City of Ottawa staff will be reviewing the provincial stay-at-home order this week to determine how it will be enforced.

Premier Doug Ford announced the stay-at-home order Tuesday afternoon. The new order will require everyone to stay at home except for essential purposes such as going to the grocery store, accessing medical services or exercising.

It will take effect at 12:01 a.m. on Thursday, with violators subject to fines and possible jail time.

Mayor Jim Watson and other city staff spoke at a press conference Tuesday afternoon following the announcement from Premier Ford.

Both Watson and Medical Officer of Health Dr. Vera Etches stressed the need for everyone to follow the new guidelines and stay at home as much as possible.

"The evidence before us shows that we must do more to prevent the spread of COVID-19 and that is why I support the decision to implement these further restrictions," Watson said.

However, details of how the new restrictions would be implemented and enforced in Ottawa were not readily available from City officials Tuesday.

Emergency and Protective Services General Manager Anthony Di Monte told reporters that City staff must still see and review the new restrictions from the province before they could announce how the measures would affect residents' lives.

"It takes a couple of days to see the details of the regulations," Di Monte said. "The city manager has called a meeting with the senior leadership team to start looking at that and it may mean we will be shutting down some of the city operations, including rinks, et cetera. The details will be part of the review."

Ottawa bylaw officers and Ottawa police officers will have the authority to enforce the new rules. Di Monte said enforcement is a "supplementary tool" in the goal of keeping COVID-19 transmission low.

"Our bylaw officers—and officers of the Ottawa Police Service as well—our interactions are always toward that objective," he said. "That said, it's clear that over last weekend we saw behaviours that aren't compatible with that, and certainly we will ramp up our enforcement to ensure that people respect the rules in place so that our community can get back to a healthy state."

Di Monte said the main message for everyone is to remain home as much as possible.

"It seems pretty clear to me that the objective here is to stay at home as much as you can and only travel for essentials: groceries, medicine, or a walk around the block for exercise," he said.

According to CTV's Queen's Park Bureau Chief Colin D'Mello, ice rinks, tobogganing hills, playgrounds and parks will be permitted to open with conditions.

The stay-at-home order seems to clash with the outdoor recreational amenities that are permitted to open.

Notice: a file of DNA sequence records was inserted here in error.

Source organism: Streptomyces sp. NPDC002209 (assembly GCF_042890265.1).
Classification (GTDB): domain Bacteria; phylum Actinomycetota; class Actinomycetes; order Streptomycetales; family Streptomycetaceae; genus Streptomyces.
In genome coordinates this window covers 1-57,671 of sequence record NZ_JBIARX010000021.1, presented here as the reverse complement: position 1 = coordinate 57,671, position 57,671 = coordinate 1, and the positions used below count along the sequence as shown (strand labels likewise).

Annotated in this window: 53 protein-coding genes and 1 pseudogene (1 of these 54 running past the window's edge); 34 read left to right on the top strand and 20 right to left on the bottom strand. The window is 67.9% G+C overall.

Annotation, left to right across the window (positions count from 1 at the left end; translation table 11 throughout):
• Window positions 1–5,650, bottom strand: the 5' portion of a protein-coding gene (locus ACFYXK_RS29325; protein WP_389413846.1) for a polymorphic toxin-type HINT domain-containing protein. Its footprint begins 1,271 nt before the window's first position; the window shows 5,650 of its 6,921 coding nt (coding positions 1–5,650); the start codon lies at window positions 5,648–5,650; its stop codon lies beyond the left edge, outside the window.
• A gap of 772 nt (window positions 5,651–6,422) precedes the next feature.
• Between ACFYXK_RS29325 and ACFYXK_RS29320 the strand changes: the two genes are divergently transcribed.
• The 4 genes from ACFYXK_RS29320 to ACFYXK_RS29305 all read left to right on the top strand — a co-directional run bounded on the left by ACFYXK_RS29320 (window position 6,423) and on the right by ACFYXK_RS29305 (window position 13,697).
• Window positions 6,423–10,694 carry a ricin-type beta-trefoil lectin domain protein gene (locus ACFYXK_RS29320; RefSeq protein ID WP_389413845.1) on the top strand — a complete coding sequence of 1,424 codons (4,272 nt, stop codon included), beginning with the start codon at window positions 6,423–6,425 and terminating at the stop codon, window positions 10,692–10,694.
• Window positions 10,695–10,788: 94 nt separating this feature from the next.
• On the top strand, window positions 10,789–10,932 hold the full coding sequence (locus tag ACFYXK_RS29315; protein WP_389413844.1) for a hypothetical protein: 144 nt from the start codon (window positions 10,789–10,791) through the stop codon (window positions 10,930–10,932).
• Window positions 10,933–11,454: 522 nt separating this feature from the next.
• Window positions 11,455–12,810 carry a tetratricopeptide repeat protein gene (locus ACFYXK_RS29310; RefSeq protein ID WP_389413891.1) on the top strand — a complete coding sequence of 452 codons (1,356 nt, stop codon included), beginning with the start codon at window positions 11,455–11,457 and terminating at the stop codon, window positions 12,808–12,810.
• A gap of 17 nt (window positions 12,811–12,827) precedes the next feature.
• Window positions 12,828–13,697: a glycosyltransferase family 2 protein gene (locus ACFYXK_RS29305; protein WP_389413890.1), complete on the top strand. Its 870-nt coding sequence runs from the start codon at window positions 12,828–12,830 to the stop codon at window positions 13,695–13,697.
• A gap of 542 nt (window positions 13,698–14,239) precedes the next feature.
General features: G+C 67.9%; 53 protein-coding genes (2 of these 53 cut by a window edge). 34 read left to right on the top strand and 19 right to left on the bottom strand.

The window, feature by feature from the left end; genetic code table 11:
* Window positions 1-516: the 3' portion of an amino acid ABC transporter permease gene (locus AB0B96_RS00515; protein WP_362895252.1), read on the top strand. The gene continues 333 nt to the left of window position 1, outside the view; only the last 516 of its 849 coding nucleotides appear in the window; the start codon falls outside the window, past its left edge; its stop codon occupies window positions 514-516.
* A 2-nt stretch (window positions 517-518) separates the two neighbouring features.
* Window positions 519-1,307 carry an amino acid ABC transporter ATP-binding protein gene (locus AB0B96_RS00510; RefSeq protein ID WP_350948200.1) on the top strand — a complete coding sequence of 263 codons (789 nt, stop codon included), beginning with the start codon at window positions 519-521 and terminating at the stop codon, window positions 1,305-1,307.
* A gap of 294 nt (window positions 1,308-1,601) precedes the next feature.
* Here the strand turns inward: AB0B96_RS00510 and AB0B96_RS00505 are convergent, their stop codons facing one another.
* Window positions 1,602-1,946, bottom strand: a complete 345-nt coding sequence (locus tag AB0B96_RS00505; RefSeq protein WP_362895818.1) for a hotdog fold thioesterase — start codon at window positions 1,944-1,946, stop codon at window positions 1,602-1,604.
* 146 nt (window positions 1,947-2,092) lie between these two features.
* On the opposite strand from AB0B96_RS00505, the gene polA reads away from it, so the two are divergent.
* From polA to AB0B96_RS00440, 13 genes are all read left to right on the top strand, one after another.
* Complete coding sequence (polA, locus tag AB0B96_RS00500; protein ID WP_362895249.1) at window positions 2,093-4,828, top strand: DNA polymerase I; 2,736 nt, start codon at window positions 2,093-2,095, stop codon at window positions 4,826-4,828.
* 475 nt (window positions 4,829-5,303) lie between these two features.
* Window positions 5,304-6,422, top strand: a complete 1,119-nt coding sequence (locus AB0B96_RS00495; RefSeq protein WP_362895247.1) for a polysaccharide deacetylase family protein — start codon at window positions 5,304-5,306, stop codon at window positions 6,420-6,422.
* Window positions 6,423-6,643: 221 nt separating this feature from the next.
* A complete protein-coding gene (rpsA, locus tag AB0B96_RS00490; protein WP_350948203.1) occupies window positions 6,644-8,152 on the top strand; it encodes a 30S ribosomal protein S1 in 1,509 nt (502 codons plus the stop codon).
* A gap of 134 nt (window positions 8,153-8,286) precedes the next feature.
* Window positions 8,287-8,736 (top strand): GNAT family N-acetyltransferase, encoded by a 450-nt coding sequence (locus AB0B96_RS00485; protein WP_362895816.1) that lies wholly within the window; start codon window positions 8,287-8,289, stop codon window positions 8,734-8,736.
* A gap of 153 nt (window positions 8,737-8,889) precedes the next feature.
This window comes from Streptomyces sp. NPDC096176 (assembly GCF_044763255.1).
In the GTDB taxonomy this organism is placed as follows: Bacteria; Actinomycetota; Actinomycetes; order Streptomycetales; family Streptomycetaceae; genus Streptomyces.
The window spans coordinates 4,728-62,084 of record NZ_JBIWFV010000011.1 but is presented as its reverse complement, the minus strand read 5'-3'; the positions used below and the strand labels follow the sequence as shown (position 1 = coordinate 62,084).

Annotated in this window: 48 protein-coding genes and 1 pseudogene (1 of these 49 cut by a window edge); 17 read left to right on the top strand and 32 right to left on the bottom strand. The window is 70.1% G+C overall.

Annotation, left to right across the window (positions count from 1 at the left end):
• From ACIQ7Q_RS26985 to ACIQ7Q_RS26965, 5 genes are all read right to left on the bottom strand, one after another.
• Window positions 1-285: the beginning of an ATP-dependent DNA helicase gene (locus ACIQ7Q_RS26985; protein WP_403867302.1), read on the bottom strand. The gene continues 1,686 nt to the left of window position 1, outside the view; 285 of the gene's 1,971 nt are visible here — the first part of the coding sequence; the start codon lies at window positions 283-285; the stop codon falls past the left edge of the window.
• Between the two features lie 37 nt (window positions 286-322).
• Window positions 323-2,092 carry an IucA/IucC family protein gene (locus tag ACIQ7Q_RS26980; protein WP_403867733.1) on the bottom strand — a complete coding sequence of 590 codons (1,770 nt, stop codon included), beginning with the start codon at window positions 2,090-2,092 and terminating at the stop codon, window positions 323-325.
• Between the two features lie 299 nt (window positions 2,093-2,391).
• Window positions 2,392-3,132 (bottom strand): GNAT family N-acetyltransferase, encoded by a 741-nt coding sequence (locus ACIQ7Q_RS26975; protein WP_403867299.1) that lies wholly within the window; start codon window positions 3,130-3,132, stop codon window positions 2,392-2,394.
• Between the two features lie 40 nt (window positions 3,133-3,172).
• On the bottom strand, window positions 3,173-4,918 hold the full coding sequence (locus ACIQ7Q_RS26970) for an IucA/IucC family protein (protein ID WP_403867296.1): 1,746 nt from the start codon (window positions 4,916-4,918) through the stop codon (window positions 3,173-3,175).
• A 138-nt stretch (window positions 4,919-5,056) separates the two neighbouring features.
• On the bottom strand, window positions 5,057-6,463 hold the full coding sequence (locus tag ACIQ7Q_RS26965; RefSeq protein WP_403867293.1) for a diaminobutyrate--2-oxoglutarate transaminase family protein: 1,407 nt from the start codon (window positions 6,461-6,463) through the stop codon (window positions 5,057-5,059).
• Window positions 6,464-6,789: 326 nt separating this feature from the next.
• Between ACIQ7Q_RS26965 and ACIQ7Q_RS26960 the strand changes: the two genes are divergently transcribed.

Here is a list of the amenities that will be allowed to open, with conditions. #onpoli pic.twitter.com/SLfpCfgzcI

— Colin D'Mello CTVNews (@ColinDMello) January 12, 2021

Speaking on Newstalk 580 CFRA's "Ottawa Now with Kristy Cameron", Watson said he wants to see the rinks remain open, but he is waiting for more clarity from the province.

"My desire would be to see that we are able to keep the rinks open as long as possible and as safe as possible, but we'll have to see the details," he said.

The National Capital Commission told Newstalk 580 CFRA that it would wait to see what the City and Ottawa Public Health announce this week before making a call about how the stay-at-home order would affect the opening of the Rideau Canal Skateway.

Advice for getting outdoors

Dr. Etches said she still encourages people to get outside and exercise during the pandemic. 

Exercise is permitted under the stay-at-home order, but Dr. Etches says people may need to adapt how they take part.

"There will be some ability for people to get outside every day and I strongly recommend that. I have all along," she said. "Where I think we maybe need to adapt is we need to make that exercise closer to home and avoid places that are crowded. If you're going to go out with your household, make sure it's just your household."

Over the weekend, Ottawa Bylaw officers issued nearly 500 verbal warnings to people under the recently enacted class order by Ottawa Public Health limiting capacity at outdoor rinks and other outdoor recreation sites to 25 people. That prompted a call for increased ticketing from residents, including one city councillor

Watson told CFRA's "Ottawa Now with Kristy Cameron" that he wants to see tickets handed out to people breaking COVID-19 rules.

"I've discussed with Mr. Di Monte that the time for warnings is over and ticketing has to begin. You need to get people in their pocketbook in order for them to, unfortunately in some cases, smarten up."